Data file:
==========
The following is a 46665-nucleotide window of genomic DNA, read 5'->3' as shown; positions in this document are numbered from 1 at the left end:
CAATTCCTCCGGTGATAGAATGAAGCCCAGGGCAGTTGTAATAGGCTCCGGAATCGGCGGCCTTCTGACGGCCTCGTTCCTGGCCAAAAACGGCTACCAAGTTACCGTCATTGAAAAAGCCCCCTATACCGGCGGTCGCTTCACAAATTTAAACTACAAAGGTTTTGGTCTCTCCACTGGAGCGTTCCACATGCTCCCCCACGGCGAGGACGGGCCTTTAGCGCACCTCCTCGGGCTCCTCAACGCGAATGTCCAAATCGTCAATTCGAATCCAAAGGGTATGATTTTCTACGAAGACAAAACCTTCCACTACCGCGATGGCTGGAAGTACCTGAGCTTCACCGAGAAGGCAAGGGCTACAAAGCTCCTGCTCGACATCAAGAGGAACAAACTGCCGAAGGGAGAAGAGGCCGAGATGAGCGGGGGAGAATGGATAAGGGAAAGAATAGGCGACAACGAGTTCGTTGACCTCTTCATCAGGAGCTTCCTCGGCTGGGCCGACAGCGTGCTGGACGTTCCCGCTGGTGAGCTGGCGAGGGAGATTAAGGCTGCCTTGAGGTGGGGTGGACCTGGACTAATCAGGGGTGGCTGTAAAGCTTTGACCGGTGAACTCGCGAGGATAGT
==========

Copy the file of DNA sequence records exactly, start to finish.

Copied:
The following is a 46665-nucleotide window of genomic DNA, read 5'->3' as shown; positions in this document are numbered from 1 at the left end:
CAATTCCTCCGGTGATAGAATGAAGCCCAGGGCAGTTGTAATAGGCTCCGGAATCGGCGGCCTTCTGACGGCCTCGTTCCTGGCCAAAAACGGCTACCAAGTTACCGTCATTGAAAAAGCCCCCTATACCGGCGGTCGCTTCACAAATTTAAACTACAAAGGTTTTGGTCTCTCCACTGGAGCGTTCCACATGCTCCCCCACGGCGAGGACGGGCCTTTAGCGCACCTCCTCGGGCTCCTCAACGCGAATGTCCAAATCGTCAATTCGAATCCAAAGGGTATGATTTTCTACGAAGACAAAACCTTCCACTACCGCGATGGCTGGAAGTACCTGAGCTTCACCGAGAAGGCAAGGGCTACAAAGCTCCTGCTCGACATCAAGAGGAACAAACTGCCGAAGGGAGAAGAGGCCGAGATGAGCGGGGGAGAATGGATAAGGGAAAGAATAGGCGACAACGAGTTCGTTGACCTCTTCATCAGGAGCTTCCTCGGCTGGGCCGACAGCGTGCTGGACGTTCCCGCTGGTGAGCTGGCGAGGGAGATTAAGGCTGCCTTGAGGTGGGGTGGACCTGGACTAATCAGGGGTGGCTGTAAAGCTTTGACCGGTGAACTCGCGAGGATAGT